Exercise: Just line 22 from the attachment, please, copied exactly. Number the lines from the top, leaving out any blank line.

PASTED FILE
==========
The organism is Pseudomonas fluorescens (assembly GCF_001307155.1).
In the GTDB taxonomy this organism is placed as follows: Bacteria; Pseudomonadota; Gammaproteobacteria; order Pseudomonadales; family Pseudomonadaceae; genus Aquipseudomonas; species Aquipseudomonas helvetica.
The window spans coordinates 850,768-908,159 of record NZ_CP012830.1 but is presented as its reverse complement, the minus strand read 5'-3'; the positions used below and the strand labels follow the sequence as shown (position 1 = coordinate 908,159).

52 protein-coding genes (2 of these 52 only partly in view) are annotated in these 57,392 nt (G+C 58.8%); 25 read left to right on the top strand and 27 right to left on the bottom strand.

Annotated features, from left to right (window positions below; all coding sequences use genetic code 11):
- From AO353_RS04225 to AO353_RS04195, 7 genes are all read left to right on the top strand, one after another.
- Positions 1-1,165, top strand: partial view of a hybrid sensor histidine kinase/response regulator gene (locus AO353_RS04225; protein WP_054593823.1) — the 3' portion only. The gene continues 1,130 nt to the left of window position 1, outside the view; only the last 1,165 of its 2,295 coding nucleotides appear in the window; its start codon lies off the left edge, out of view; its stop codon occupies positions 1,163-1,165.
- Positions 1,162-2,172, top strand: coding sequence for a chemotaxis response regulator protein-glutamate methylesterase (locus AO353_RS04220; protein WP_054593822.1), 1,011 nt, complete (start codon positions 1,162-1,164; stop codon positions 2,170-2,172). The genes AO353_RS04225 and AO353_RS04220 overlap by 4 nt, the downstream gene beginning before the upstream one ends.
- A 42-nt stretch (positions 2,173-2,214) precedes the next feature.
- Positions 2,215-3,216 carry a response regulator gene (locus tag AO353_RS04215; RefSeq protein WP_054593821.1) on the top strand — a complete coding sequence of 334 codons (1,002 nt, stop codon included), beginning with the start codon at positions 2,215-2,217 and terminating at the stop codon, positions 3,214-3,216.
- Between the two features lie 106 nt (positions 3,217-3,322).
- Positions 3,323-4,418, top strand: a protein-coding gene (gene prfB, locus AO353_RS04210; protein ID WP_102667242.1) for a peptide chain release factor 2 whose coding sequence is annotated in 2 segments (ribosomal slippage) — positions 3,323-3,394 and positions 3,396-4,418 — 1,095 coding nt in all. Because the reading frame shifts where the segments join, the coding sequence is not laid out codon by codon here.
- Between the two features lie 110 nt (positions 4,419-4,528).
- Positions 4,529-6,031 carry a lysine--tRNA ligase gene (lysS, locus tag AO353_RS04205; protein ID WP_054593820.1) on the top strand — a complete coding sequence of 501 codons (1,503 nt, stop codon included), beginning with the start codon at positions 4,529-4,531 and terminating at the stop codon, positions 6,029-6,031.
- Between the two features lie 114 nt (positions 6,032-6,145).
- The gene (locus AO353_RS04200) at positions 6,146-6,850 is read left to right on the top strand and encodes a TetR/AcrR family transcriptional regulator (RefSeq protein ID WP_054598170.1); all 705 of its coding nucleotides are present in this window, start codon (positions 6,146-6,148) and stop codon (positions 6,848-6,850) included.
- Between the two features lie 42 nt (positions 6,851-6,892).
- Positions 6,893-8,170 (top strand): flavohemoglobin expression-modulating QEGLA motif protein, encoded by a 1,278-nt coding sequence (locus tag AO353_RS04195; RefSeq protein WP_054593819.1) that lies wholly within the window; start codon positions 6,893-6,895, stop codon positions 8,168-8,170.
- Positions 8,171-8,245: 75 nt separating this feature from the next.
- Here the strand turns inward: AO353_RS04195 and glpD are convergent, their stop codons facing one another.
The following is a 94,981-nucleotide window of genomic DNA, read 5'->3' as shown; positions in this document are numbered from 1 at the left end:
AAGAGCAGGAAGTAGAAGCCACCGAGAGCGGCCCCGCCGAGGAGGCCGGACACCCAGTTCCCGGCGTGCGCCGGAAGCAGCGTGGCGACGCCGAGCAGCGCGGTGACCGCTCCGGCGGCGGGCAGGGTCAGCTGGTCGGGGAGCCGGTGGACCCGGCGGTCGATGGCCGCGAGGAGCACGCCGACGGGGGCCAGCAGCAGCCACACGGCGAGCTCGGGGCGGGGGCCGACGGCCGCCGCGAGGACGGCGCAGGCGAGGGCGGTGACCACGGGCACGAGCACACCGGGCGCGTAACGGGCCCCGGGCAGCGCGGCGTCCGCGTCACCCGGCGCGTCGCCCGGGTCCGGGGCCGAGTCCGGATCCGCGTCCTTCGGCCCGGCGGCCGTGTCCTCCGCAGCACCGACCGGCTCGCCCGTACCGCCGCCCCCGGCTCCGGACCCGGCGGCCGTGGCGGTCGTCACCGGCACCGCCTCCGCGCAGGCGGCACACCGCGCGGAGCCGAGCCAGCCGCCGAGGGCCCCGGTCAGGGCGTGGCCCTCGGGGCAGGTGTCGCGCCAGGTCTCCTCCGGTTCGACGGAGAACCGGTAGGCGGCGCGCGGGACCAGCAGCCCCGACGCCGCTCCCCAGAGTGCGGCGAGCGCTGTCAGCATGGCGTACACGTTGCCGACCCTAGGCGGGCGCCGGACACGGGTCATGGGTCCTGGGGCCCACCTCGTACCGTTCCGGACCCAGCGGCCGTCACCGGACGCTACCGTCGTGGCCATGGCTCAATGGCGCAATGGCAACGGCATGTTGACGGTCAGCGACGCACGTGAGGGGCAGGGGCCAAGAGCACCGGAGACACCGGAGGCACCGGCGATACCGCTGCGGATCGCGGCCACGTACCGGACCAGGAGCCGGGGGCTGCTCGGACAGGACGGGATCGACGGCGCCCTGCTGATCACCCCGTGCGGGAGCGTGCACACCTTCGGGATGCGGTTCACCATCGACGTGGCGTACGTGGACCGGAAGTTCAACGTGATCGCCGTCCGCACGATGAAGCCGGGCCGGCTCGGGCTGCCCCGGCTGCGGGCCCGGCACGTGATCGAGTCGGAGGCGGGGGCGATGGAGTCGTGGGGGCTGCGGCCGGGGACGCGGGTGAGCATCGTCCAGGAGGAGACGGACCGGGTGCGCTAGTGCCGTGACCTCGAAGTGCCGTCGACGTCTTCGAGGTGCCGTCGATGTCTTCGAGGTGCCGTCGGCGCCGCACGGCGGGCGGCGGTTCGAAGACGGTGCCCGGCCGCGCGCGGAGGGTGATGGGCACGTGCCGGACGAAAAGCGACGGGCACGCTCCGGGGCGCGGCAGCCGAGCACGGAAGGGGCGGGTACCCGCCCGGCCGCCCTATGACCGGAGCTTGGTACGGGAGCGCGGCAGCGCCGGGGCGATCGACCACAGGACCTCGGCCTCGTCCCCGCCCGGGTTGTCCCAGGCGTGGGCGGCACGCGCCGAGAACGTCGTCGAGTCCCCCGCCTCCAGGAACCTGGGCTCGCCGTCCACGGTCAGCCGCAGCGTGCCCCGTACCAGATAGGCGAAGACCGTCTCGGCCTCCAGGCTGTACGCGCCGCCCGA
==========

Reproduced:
AAGAGCAGGAAGTAGAAGCCACCGAGAGCGGCCCCGCCGAGGAGGCCGGACACCCAGTTCCCGGCGTGCGCCGGAAGCAGCGTGGCGACGCCGAGCAGCGCGGTGACCGCTCCGGCGGCGGGCAGGGTCAGCTGGTCGGGGAGCCGGTGGACCCGGCGGTCGATGGCCGCGAGGAGCACGCCGACGGGGGCCAGCAGCAGCCACACGGCGAGCTCGGGGCGGGGGCCGACGGCCGCCGCGAGGACGGCGCAGGCGAGGGCGGTGACCACGGGCACGAGCACACCGGGCGCGTAACGGGCCCCGGGCAGCGCGGCGTCCGCGTCACCCGGCGCGTCGCCCGGGTCCGGGGCCGAGTCCGGATCCGCGTCCTTCGGCCCGGCGGCCGTGTCCTCCGCAGCACCGACCGGCTCGCCCGTACCGCCGCCCCCGGCTCCGGACCCGGCGGCCGTGGCGGTCGTCACCGGCACCGCCTCCGCGCAGGCGGCACACCGCGCGGAGCCGAGCCAGCCGCCGAGGGCCCCGGTCAGGGCGTGGCCCTCGGGGCAGGTGTCGCGCCAGGTCTCCTCCGGTTCGACGGAGAACCGGTAGGCGGCGCGCGGGACCAGCAGCCCCGACGCCGCTCCCCAGAGTGCGGCGAGCGCTGTCAGCATGGCGTACACGTTGCCGACCCTAGGCGGGCGCCGGACACGGGTCATGGGTCCTGGGGCCCACCTCGTACCGTTCCGGACCCAGCGGCCGTCACCGGACGCTACCGTCGTGGCCATGGCTCAATGGCGCAATGGCAACGGCATGTTGACGGTCAGCGACGCACGTGAGGGGCAGGGGCCAAGAGCACCGGAGACACCGGAGGCACCGGCGATACCGCTGCGGATCGCGGCCACGTACCGGACCAGGAGCCGGGGGCTGCTCGGACAGGACGGGATCGACGGCGCCCTGCTGATCACCCCGTGCGGGAGCGTGCACACCTTCGGGATGCGGTTCACCATCGACGTGGCGTACGTGGACCGGAAGTTCAACGTGATCGCCGTCCGCACGATGAAGCCGGGCCGGCTCGGGCTGCCCCGGCTGCGGGCCCGGCACGTGATCGAGTCGGAGGCGGGGGCGATGGAGTCGTGGGGGCTGCGGCCGGGGACGCGGGTGAGCATCGTCCAGGAGGAGACGGACCGGGTGCGCTAGTGCCGTGACCTCGAAGTGCCGTCGACGTCTTCGAGGTGCCGTCGATGTCTTCGAGGTGCCGTCGGCGCCGCACGGCGGGCGGCGGTTCGAAGACGGTGCCCGGCCGCGCGCGGAGGGTGATGGGCACGTGCCGGACGAAAAGCGACGGGCACGCTCCGGGGCGCGGCAGCCGAGCACGGAAGGGGCGGGTACCCGCCCGGCCGCCCTATGACCGGAGCTTGGTACGGGAGCGCGGCAGCGCCGGGGCGATCGACCACAGGACCTCGGCCTCGTCCCCGCCCGGGTTGTCCCAGGCGTGGGCGGCACGCGCCGAGAACGTCGTCGAGTCCCCCGCCTCCAGGAACCTGGGCTCGCCGTCCACGGTCAGCCGCAGCGTGCCCCGTACCAGATAGGCGAAGACCGTCTCGGCCTCCAGGCTGTACGCGCCGCCCGA